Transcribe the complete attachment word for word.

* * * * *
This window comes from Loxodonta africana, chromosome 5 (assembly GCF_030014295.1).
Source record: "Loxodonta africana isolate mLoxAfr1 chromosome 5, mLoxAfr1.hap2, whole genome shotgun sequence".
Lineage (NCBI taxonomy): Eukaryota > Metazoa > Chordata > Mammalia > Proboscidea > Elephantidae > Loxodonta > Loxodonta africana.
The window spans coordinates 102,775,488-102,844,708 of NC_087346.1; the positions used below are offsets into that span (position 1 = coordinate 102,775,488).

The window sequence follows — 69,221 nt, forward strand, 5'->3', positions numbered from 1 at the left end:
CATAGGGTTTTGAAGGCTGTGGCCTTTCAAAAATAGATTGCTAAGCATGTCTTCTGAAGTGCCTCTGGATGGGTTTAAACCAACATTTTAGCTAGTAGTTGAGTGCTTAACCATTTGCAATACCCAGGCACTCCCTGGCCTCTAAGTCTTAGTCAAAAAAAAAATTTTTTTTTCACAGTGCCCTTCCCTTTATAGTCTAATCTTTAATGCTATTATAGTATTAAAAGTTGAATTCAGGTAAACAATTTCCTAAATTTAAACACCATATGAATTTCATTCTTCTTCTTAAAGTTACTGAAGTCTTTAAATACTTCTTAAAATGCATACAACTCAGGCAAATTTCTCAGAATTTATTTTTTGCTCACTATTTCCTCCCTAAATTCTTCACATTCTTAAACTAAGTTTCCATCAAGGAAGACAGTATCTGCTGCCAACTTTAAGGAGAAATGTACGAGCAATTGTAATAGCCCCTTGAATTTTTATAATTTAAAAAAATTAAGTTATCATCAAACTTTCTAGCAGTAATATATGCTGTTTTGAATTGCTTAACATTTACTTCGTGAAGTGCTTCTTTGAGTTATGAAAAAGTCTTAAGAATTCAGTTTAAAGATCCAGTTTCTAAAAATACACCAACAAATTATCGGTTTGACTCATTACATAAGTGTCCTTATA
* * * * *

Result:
This window comes from Loxodonta africana, chromosome 5 (assembly GCF_030014295.1).
Source record: "Loxodonta africana isolate mLoxAfr1 chromosome 5, mLoxAfr1.hap2, whole genome shotgun sequence".
Lineage (NCBI taxonomy): Eukaryota > Metazoa > Chordata > Mammalia > Proboscidea > Elephantidae > Loxodonta > Loxodonta africana.
The window spans coordinates 102,775,488-102,844,708 of NC_087346.1; the positions used below are offsets into that span (position 1 = coordinate 102,775,488).

The window sequence follows — 69,221 nt, forward strand, 5'->3', positions numbered from 1 at the left end:
CATAGGGTTTTGAAGGCTGTGGCCTTTCAAAAATAGATTGCTAAGCATGTCTTCTGAAGTGCCTCTGGATGGGTTTAAACCAACATTTTAGCTAGTAGTTGAGTGCTTAACCATTTGCAATACCCAGGCACTCCCTGGCCTCTAAGTCTTAGTCAAAAAAAAAATTTTTTTTTCACAGTGCCCTTCCCTTTATAGTCTAATCTTTAATGCTATTATAGTATTAAAAGTTGAATTCAGGTAAACAATTTCCTAAATTTAAACACCATATGAATTTCATTCTTCTTCTTAAAGTTACTGAAGTCTTTAAATACTTCTTAAAATGCATACAACTCAGGCAAATTTCTCAGAATTTATTTTTTGCTCACTATTTCCTCCCTAAATTCTTCACATTCTTAAACTAAGTTTCCATCAAGGAAGACAGTATCTGCTGCCAACTTTAAGGAGAAATGTACGAGCAATTGTAATAGCCCCTTGAATTTTTATAATTTAAAAAAATTAAGTTATCATCAAACTTTCTAGCAGTAATATATGCTGTTTTGAATTGCTTAACATTTACTTCGTGAAGTGCTTCTTTGAGTTATGAAAAAGTCTTAAGAATTCAGTTTAAAGATCCAGTTTCTAAAAATACACCAACAAATTATCGGTTTGACTCATTACATAAGTGTCCTTATA